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Mass Flow Meter used in Singapore

Singapore cracks down

Having pioneered mandatory use of mass flow meters, the MPA is taking firm action to enforce the rules

Over a year has passed since the use of mass flow meters (MFM) became mandatory for marine fuel oil deliveries in Singapore. According to IBIA’s regional manager, Simon Neo, the use of MFM has so far proven to be reliable and believes most shipowners would agree. He adds: “Most if not all of the suppliers in Singapore are now settled into using MFM.”

Prior to Singapore’s wholesale introduction of MFM there was considerable speculation as to whether there would still be significant demand for the services of surveyors. Neo comments: “I understand that some bunker surveying companies in Singapore lost business last year as bunker buyers cut costs by not engaging them. But on the other hand, we have also heard there are other surveying companies in Singapore which are asking for more surveyors due to an increase in. demand. This could be due to many reasons but one of the most common is that ships’ engineers are not trained or well versed in MFM. Documentation checks are an important component of the MFM system, which is why a good bunker surveyor with very good knowledge of the MFM system and procedures will help make the job much easier for the engineers onboard the receiving vessel.”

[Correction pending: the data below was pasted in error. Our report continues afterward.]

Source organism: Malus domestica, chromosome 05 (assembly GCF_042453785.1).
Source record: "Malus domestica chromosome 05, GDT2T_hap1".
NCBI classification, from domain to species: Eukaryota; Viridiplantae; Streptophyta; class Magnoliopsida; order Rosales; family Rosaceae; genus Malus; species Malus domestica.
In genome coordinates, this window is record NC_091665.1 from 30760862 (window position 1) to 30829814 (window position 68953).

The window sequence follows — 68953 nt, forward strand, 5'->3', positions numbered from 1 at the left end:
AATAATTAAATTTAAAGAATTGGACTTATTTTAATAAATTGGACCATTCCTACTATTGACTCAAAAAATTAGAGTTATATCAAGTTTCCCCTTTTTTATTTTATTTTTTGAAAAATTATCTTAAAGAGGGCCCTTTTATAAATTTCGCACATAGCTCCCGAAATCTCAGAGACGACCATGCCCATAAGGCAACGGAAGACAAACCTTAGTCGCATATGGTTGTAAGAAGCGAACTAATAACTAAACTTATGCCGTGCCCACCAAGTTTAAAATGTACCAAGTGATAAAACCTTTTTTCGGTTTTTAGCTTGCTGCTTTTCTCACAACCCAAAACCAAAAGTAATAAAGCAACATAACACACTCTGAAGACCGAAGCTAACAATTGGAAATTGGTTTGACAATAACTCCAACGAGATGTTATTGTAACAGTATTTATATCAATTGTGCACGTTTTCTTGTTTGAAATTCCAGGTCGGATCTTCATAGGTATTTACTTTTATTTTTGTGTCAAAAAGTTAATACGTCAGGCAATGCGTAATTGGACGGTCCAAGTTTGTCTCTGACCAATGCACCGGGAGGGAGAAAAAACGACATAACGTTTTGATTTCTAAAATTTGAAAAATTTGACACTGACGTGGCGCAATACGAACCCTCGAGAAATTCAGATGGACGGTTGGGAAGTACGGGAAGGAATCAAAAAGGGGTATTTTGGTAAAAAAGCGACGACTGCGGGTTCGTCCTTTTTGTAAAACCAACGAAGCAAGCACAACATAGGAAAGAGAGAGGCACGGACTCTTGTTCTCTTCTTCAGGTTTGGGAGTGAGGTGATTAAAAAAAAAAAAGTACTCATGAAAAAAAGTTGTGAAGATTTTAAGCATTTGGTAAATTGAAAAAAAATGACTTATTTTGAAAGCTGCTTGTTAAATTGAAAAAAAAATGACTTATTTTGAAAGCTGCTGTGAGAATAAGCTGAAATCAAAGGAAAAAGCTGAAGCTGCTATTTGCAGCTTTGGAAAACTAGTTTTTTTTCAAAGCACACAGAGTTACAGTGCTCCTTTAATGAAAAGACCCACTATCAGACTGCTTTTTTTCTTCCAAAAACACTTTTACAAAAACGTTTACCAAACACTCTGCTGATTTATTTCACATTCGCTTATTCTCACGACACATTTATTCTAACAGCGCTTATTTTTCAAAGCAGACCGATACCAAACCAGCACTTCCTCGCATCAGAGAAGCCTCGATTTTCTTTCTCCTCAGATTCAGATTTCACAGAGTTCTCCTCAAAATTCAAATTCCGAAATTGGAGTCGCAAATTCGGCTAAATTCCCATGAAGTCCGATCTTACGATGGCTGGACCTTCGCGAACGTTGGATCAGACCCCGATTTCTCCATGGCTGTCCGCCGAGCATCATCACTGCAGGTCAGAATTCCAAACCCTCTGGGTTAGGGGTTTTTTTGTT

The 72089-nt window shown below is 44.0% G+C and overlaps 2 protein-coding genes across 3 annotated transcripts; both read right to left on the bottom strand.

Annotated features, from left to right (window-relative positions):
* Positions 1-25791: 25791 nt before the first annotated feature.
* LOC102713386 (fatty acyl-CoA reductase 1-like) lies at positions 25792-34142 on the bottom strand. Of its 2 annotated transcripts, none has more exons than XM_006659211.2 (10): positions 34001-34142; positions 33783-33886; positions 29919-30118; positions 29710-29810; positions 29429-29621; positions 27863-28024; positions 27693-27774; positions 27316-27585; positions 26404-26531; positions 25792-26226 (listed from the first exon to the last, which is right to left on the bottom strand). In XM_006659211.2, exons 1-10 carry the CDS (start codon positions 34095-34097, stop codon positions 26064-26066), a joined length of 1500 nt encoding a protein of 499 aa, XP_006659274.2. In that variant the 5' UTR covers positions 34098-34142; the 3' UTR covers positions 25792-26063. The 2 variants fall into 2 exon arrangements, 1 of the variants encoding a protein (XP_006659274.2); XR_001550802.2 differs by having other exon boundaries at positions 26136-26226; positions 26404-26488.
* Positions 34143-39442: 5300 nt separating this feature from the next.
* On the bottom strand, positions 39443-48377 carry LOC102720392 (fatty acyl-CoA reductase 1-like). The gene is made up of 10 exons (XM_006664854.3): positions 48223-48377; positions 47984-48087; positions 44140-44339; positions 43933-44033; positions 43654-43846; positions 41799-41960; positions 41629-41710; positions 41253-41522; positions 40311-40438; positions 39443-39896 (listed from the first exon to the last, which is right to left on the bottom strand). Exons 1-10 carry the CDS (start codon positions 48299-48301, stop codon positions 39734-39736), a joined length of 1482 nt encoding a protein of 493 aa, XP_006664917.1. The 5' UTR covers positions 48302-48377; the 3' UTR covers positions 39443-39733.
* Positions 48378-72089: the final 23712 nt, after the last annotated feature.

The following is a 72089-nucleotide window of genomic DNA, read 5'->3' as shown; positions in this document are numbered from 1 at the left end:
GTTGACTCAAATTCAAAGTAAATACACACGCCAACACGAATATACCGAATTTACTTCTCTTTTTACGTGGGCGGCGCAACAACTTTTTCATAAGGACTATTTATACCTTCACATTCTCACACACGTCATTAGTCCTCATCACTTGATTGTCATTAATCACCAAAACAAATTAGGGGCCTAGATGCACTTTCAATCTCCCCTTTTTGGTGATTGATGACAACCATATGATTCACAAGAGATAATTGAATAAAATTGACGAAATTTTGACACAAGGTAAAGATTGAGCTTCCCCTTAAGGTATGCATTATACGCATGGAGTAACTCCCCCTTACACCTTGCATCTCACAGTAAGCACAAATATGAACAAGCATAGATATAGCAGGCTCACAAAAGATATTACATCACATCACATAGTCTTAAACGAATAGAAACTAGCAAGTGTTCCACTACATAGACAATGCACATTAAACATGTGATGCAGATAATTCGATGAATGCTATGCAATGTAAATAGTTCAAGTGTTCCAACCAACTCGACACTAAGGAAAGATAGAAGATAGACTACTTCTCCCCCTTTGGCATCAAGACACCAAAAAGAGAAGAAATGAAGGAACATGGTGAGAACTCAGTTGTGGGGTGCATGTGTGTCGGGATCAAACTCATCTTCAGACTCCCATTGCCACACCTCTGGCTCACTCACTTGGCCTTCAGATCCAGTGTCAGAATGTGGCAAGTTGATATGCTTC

He adds: “There is also the sampling of the bunker fuel that been delivered to the vessel which needs to be looked at and where the surveyor’s assistance can be invaluable. Also required procedures such as the sealing and piping checks can take a fair bit of time that the engineers may not have. Carrying out these checks is very important as it is the integrity of the whole MFM system that we are talking about.”

 

On the subject of the integrity of the whole system, the Maritime and Port Authority of Singapore (MPA) has taken robust action against companies where irregularities have been discovered. So has MPA tightened its procedures to stop circumvention of the MFM? Neo says: “The Technical Committee (Bunkering), Working Group for MFM and MPA together are working on tightening the procedures, system integrity, security and sealing of the MFM. These new standards will, we hope, be ready before SIBCON 2018.”

 

In March last year, soon after MFM became mandatory, mutual liability insurer North of England P&I Association flagged up potential problems and said that ships should continue to take soundings onboard before and after bunker delivery. “The introduction of MFM for bunker operation in Singapore is a welcome development. Unfortunately it appears that although the equipment has changed,

the behaviour of some unscrupulous suppliers has not,” the P&I

club warned.